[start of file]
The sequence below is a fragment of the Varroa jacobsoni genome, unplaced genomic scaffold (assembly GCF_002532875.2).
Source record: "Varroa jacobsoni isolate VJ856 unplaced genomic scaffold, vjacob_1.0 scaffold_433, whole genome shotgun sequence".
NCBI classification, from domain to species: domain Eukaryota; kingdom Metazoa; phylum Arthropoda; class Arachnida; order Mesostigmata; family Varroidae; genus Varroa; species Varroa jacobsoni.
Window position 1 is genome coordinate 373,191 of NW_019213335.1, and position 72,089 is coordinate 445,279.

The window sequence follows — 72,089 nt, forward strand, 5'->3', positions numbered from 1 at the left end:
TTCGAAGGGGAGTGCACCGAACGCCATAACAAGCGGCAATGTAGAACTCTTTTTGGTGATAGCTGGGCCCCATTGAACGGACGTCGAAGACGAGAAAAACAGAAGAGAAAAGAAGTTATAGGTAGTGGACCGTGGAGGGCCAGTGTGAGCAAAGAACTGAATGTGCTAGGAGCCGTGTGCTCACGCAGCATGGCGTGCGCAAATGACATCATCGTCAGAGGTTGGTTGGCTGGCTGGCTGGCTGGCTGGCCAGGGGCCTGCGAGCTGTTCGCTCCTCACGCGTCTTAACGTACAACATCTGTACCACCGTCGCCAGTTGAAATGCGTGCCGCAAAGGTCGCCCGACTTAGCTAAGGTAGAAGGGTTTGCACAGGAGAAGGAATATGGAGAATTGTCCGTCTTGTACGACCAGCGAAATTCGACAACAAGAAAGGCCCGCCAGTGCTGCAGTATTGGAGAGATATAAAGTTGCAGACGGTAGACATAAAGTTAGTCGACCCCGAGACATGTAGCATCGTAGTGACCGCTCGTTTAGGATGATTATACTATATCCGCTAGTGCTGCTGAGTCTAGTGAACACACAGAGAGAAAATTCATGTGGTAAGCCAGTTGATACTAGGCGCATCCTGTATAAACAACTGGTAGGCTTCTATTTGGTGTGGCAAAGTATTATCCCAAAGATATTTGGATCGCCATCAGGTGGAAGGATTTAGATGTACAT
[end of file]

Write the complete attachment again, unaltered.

The sequence below is a fragment of the Varroa jacobsoni genome, unplaced genomic scaffold (assembly GCF_002532875.2).
Source record: "Varroa jacobsoni isolate VJ856 unplaced genomic scaffold, vjacob_1.0 scaffold_433, whole genome shotgun sequence".
NCBI classification, from domain to species: domain Eukaryota; kingdom Metazoa; phylum Arthropoda; class Arachnida; order Mesostigmata; family Varroidae; genus Varroa; species Varroa jacobsoni.
Window position 1 is genome coordinate 373,191 of NW_019213335.1, and position 72,089 is coordinate 445,279.

The window sequence follows — 72,089 nt, forward strand, 5'->3', positions numbered from 1 at the left end:
TTCGAAGGGGAGTGCACCGAACGCCATAACAAGCGGCAATGTAGAACTCTTTTTGGTGATAGCTGGGCCCCATTGAACGGACGTCGAAGACGAGAAAAACAGAAGAGAAAAGAAGTTATAGGTAGTGGACCGTGGAGGGCCAGTGTGAGCAAAGAACTGAATGTGCTAGGAGCCGTGTGCTCACGCAGCATGGCGTGCGCAAATGACATCATCGTCAGAGGTTGGTTGGCTGGCTGGCTGGCTGGCTGGCCAGGGGCCTGCGAGCTGTTCGCTCCTCACGCGTCTTAACGTACAACATCTGTACCACCGTCGCCAGTTGAAATGCGTGCCGCAAAGGTCGCCCGACTTAGCTAAGGTAGAAGGGTTTGCACAGGAGAAGGAATATGGAGAATTGTCCGTCTTGTACGACCAGCGAAATTCGACAACAAGAAAGGCCCGCCAGTGCTGCAGTATTGGAGAGATATAAAGTTGCAGACGGTAGACATAAAGTTAGTCGACCCCGAGACATGTAGCATCGTAGTGACCGCTCGTTTAGGATGATTATACTATATCCGCTAGTGCTGCTGAGTCTAGTGAACACACAGAGAGAAAATTCATGTGGTAAGCCAGTTGATACTAGGCGCATCCTGTATAAACAACTGGTAGGCTTCTATTTGGTGTGGCAAAGTATTATCCCAAAGATATTTGGATCGCCATCAGGTGGAAGGATTTAGATGTACAT